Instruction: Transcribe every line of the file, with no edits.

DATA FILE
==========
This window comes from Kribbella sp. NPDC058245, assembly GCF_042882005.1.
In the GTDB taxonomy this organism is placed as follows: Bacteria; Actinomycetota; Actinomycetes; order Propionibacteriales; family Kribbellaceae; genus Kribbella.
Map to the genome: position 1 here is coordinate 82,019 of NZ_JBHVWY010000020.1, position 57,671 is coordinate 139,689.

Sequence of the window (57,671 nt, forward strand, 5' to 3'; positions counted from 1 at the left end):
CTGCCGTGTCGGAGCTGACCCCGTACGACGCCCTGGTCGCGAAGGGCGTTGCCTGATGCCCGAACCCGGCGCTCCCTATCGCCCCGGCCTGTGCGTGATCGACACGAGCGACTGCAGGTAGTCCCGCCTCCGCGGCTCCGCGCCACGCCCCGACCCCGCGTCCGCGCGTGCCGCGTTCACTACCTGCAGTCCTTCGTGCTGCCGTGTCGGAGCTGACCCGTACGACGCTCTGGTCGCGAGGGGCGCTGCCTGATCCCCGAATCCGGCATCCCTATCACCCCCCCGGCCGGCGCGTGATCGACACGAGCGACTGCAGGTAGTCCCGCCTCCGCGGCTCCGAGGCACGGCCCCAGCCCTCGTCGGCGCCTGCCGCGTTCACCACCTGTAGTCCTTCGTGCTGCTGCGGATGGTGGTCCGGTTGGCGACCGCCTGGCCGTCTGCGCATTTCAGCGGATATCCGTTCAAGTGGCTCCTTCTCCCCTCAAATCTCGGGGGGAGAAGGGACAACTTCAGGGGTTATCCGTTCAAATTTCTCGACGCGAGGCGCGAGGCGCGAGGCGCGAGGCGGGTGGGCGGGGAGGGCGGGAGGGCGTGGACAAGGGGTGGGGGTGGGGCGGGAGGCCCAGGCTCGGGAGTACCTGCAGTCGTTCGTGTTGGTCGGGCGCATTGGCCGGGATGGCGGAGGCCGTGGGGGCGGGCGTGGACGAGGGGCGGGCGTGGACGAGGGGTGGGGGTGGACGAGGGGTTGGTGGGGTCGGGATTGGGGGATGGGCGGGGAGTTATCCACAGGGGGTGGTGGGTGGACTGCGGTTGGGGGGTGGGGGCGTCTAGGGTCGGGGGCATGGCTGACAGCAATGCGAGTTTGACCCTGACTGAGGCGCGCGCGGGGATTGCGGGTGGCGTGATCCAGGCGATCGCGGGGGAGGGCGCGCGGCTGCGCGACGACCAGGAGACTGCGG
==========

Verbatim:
This window comes from Kribbella sp. NPDC058245, assembly GCF_042882005.1.
In the GTDB taxonomy this organism is placed as follows: Bacteria; Actinomycetota; Actinomycetes; order Propionibacteriales; family Kribbellaceae; genus Kribbella.
Map to the genome: position 1 here is coordinate 82,019 of NZ_JBHVWY010000020.1, position 57,671 is coordinate 139,689.

Sequence of the window (57,671 nt, forward strand, 5' to 3'; positions counted from 1 at the left end):
CTGCCGTGTCGGAGCTGACCCCGTACGACGCCCTGGTCGCGAAGGGCGTTGCCTGATGCCCGAACCCGGCGCTCCCTATCGCCCCGGCCTGTGCGTGATCGACACGAGCGACTGCAGGTAGTCCCGCCTCCGCGGCTCCGCGCCACGCCCCGACCCCGCGTCCGCGCGTGCCGCGTTCACTACCTGCAGTCCTTCGTGCTGCCGTGTCGGAGCTGACCCGTACGACGCTCTGGTCGCGAGGGGCGCTGCCTGATCCCCGAATCCGGCATCCCTATCACCCCCCCGGCCGGCGCGTGATCGACACGAGCGACTGCAGGTAGTCCCGCCTCCGCGGCTCCGAGGCACGGCCCCAGCCCTCGTCGGCGCCTGCCGCGTTCACCACCTGTAGTCCTTCGTGCTGCTGCGGATGGTGGTCCGGTTGGCGACCGCCTGGCCGTCTGCGCATTTCAGCGGATATCCGTTCAAGTGGCTCCTTCTCCCCTCAAATCTCGGGGGGAGAAGGGACAACTTCAGGGGTTATCCGTTCAAATTTCTCGACGCGAGGCGCGAGGCGCGAGGCGCGAGGCGGGTGGGCGGGGAGGGCGGGAGGGCGTGGACAAGGGGTGGGGGTGGGGCGGGAGGCCCAGGCTCGGGAGTACCTGCAGTCGTTCGTGTTGGTCGGGCGCATTGGCCGGGATGGCGGAGGCCGTGGGGGCGGGCGTGGACGAGGGGCGGGCGTGGACGAGGGGTGGGGGTGGACGAGGGGTTGGTGGGGTCGGGATTGGGGGATGGGCGGGGAGTTATCCACAGGGGGTGGTGGGTGGACTGCGGTTGGGGGGTGGGGGCGTCTAGGGTCGGGGGCATGGCTGACAGCAATGCGAGTTTGACCCTGACTGAGGCGCGCGCGGGGATTGCGGGTGGCGTGATCCAGGCGATCGCGGGGGAGGGCGCGCGGCTGCGCGACGACCAGGAGACTGCGG